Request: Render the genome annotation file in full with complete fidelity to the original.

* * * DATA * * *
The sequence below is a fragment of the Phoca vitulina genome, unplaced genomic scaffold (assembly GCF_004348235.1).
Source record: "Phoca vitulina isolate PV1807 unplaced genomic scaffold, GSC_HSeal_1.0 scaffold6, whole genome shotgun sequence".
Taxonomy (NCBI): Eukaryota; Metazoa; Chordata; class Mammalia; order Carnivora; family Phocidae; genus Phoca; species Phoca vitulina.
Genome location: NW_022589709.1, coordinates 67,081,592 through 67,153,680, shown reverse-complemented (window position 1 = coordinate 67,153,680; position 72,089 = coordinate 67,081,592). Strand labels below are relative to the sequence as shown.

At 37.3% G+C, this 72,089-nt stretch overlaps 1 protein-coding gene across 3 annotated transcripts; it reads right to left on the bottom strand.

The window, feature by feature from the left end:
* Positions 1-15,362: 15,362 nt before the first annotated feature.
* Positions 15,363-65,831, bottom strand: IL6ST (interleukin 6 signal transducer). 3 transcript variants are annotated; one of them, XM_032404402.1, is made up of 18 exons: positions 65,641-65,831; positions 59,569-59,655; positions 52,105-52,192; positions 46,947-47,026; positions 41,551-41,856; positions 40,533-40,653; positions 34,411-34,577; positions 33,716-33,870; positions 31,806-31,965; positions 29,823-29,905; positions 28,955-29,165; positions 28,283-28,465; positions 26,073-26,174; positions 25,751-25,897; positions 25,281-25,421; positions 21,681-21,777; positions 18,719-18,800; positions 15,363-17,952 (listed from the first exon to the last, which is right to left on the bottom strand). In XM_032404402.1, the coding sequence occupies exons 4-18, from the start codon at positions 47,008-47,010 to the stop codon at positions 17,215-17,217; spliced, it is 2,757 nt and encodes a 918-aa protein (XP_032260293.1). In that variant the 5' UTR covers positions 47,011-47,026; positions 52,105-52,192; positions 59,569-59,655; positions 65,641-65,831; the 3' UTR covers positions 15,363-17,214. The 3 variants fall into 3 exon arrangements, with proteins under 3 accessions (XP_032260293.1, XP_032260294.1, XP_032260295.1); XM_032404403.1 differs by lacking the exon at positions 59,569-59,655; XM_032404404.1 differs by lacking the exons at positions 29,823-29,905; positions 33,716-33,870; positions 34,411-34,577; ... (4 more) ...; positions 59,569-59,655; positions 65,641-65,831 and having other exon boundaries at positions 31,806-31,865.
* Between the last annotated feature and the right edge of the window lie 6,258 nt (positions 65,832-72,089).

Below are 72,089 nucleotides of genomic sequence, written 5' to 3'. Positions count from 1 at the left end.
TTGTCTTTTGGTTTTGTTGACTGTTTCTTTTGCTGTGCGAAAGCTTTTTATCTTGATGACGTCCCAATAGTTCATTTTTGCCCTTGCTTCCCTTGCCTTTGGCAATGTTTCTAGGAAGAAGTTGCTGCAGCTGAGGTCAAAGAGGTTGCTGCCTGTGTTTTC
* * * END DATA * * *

The sequence below is a fragment of the Phoca vitulina genome, unplaced genomic scaffold (assembly GCF_004348235.1).
Source record: "Phoca vitulina isolate PV1807 unplaced genomic scaffold, GSC_HSeal_1.0 scaffold6, whole genome shotgun sequence".
Taxonomy (NCBI): Eukaryota; Metazoa; Chordata; class Mammalia; order Carnivora; family Phocidae; genus Phoca; species Phoca vitulina.
Genome location: NW_022589709.1, coordinates 67,081,592 through 67,153,680, shown reverse-complemented (window position 1 = coordinate 67,153,680; position 72,089 = coordinate 67,081,592). Strand labels below are relative to the sequence as shown.

At 37.3% G+C, this 72,089-nt stretch overlaps 1 protein-coding gene across 3 annotated transcripts; it reads right to left on the bottom strand.

The window, feature by feature from the left end:
* Positions 1-15,362: 15,362 nt before the first annotated feature.
* Positions 15,363-65,831, bottom strand: IL6ST (interleukin 6 signal transducer). 3 transcript variants are annotated; one of them, XM_032404402.1, is made up of 18 exons: positions 65,641-65,831; positions 59,569-59,655; positions 52,105-52,192; positions 46,947-47,026; positions 41,551-41,856; positions 40,533-40,653; positions 34,411-34,577; positions 33,716-33,870; positions 31,806-31,965; positions 29,823-29,905; positions 28,955-29,165; positions 28,283-28,465; positions 26,073-26,174; positions 25,751-25,897; positions 25,281-25,421; positions 21,681-21,777; positions 18,719-18,800; positions 15,363-17,952 (listed from the first exon to the last, which is right to left on the bottom strand). In XM_032404402.1, the coding sequence occupies exons 4-18, from the start codon at positions 47,008-47,010 to the stop codon at positions 17,215-17,217; spliced, it is 2,757 nt and encodes a 918-aa protein (XP_032260293.1). In that variant the 5' UTR covers positions 47,011-47,026; positions 52,105-52,192; positions 59,569-59,655; positions 65,641-65,831; the 3' UTR covers positions 15,363-17,214. The 3 variants fall into 3 exon arrangements, with proteins under 3 accessions (XP_032260293.1, XP_032260294.1, XP_032260295.1); XM_032404403.1 differs by lacking the exon at positions 59,569-59,655; XM_032404404.1 differs by lacking the exons at positions 29,823-29,905; positions 33,716-33,870; positions 34,411-34,577; ... (4 more) ...; positions 59,569-59,655; positions 65,641-65,831 and having other exon boundaries at positions 31,806-31,865.
* Between the last annotated feature and the right edge of the window lie 6,258 nt (positions 65,832-72,089).

Below are 72,089 nucleotides of genomic sequence, written 5' to 3'. Positions count from 1 at the left end.
TTGTCTTTTGGTTTTGTTGACTGTTTCTTTTGCTGTGCGAAAGCTTTTTATCTTGATGACGTCCCAATAGTTCATTTTTGCCCTTGCTTCCCTTGCCTTTGGCAATGTTTCTAGGAAGAAGTTGCTGCAGCTGAGGTCAAAGAGGTTGCTGCCTGTGTTTTC